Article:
Another few days go by and another backlog amasses itself like cars at a red traffic light.
With no obvious inspiration or theme last Thursday, 29 April, I took a quick shot of the statuette (about one-third life size) of King Charles I that stands in the south-east corner of the church of St Katharine Cree on Leadenhall Street in the City of London. By the end of that day I was already thinking that—given the commitments of the following days—a backlog would occur, I decided to make sculpture the subject of a series of images.
I knew that on the Friday, 1 May, I could pass by one of the talking points of Twickenham: the group of larger-than-life-size female statues that stand in the gardens of York House near the river. They are sometimes simply (and not surprisingly) known as 'The Naked Ladies'. I thought when I first encountered them some years ago that they were a rather kitsch attempt to render in stone Botticelli's The Birth of Venus, but it seems that they are a small group of Oceanids, the 3,000 daughters of the Greek god Oceanus. Originally part of a larger assemblage of statues and fashioned for another location, where they formed the background to showy Edwardian garden parties, they are now owned by Richmond Council—a bit of a come-down for even minor deities, it must be acknowledged.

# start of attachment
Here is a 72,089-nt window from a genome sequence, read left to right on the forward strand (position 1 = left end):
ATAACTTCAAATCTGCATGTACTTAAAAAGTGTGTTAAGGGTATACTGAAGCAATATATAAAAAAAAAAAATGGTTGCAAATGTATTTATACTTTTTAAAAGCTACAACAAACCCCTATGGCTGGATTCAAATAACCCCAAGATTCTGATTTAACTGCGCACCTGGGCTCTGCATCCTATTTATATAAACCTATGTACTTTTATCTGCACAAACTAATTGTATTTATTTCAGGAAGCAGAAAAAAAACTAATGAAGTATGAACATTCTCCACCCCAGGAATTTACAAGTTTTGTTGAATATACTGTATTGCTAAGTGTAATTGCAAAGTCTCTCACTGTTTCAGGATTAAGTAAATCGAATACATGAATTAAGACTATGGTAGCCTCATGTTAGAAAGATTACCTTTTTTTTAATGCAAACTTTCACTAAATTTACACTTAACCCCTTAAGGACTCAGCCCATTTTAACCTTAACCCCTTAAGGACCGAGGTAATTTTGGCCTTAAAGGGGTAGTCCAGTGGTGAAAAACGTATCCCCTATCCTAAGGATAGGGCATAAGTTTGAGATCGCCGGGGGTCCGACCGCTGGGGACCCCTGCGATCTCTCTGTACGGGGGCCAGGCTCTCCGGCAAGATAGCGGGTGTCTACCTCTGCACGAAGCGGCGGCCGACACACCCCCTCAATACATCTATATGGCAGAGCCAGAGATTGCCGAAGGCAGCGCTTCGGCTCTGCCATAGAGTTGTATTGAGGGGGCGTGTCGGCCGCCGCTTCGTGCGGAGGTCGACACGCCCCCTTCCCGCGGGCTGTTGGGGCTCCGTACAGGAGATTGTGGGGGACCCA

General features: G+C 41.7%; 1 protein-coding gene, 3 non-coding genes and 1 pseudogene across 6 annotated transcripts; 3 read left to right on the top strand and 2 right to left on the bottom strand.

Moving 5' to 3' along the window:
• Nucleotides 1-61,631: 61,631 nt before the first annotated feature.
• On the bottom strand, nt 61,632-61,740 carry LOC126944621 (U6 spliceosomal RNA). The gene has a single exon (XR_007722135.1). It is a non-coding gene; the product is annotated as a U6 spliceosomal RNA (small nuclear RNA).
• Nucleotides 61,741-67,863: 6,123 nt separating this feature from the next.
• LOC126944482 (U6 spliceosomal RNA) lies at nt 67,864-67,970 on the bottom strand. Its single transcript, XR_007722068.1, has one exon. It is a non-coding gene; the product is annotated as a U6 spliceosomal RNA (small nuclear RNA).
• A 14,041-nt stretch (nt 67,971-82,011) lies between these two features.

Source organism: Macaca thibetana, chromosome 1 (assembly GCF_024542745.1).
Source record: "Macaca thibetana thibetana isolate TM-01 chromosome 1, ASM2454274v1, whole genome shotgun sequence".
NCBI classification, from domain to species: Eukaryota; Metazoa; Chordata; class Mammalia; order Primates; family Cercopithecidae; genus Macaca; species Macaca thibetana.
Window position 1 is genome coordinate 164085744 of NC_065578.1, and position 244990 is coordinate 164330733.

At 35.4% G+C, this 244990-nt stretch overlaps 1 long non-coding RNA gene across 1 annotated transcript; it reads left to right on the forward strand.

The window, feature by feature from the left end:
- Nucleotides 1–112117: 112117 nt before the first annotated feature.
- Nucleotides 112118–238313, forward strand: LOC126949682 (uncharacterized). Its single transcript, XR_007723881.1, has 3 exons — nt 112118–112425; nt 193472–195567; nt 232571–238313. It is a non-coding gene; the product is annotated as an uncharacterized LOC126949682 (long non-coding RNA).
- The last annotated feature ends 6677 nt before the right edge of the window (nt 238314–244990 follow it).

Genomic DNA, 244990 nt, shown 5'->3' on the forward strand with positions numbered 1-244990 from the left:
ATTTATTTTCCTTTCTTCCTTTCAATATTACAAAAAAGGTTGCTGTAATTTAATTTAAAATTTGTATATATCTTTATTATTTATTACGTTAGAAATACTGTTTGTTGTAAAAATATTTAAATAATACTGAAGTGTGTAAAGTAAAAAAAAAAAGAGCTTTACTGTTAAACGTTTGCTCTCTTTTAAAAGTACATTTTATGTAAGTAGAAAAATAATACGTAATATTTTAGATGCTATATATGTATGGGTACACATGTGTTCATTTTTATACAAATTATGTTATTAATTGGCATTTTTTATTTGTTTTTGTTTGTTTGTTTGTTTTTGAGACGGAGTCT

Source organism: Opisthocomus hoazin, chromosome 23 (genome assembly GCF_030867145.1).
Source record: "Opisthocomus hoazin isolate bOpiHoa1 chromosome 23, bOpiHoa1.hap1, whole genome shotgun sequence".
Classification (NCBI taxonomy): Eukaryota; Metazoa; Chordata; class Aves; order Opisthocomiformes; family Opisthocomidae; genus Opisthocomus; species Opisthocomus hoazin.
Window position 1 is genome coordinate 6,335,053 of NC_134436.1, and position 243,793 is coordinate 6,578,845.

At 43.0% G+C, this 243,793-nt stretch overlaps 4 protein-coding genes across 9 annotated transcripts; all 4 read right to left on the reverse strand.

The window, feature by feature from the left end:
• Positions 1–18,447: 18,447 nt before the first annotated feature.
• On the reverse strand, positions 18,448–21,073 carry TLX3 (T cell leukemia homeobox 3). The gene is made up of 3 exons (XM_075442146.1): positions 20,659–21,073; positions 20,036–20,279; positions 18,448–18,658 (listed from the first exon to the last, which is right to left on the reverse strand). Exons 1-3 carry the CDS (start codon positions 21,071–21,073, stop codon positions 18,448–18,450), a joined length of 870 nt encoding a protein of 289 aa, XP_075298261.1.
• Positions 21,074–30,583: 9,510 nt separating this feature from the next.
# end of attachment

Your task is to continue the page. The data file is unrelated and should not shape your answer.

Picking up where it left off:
On Saturday 2 May I decided to go for something more abstract and a modest venture into still life. I arranged some objects found by my daughter on the beach at Frinton-on-Sea, Essex with a woollen scarf as background. The image you see is a merging of three photographs taken at different exposures, which my camera enables me to do with one press of the shutter. The photographs were grouped into a single image using the HDR (High Dynamic Range) feature in Adobe Lightroom 6 (oooooh!). Two of the objects—stones—were shaped by natural forces, while the shell is the result, to cut a very long story very short indeed, of the biological processes of a mollusc working on minerals. The fourth item—a small piece of glass—is mineral worked on by humans and now momentarily salvaged from its reversion to a "state of nature" under the powerful forces of the sea to form part of this little collection.
Sunday 3 May sees a bit more abstraction and a simple shot of a section of the outside wall of St Paul's Church Hounslow West. Again minerals have been hewn and shaped, this time to make part of a building that can hold several hundred people, has multiple uses and has stood for over 100 years (although it now needs some structural help).
Today, 4 May, I decided to finish off the run of images with an overtly abstract image, but of course it is of something physical: part of the smoothly plastered ceiling of my kitchen, whose angles and resulting shadows created by natural light have fascinated me since they were constructed nearly 10 years ago.